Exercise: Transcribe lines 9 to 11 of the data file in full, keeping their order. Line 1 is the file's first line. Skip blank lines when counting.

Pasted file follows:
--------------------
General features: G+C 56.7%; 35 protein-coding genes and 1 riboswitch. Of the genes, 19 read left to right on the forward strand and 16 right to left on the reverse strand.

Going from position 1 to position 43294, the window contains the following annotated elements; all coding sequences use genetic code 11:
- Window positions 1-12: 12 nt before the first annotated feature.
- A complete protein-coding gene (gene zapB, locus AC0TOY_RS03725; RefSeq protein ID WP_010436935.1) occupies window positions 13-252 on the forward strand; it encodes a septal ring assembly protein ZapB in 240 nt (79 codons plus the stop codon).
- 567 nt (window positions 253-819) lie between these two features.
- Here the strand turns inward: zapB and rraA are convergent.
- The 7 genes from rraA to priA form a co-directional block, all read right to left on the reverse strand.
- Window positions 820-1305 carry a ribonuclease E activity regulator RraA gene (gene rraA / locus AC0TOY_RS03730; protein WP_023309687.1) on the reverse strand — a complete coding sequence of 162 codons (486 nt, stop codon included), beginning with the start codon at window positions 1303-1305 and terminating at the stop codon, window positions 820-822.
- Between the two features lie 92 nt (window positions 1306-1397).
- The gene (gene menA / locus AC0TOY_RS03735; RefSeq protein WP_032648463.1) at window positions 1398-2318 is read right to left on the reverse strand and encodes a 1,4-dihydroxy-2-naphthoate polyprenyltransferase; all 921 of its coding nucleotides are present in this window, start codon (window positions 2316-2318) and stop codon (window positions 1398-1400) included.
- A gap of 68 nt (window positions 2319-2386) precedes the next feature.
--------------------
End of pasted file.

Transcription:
- Between the two features lie 92 nt (window positions 1306-1397).
- The gene (gene menA / locus AC0TOY_RS03735; RefSeq protein WP_032648463.1) at window positions 1398-2318 is read right to left on the reverse strand and encodes a 1,4-dihydroxy-2-naphthoate polyprenyltransferase; all 921 of its coding nucleotides are present in this window, start codon (window positions 2316-2318) and stop codon (window positions 1398-1400) included.
- A gap of 68 nt (window positions 2319-2386) precedes the next feature.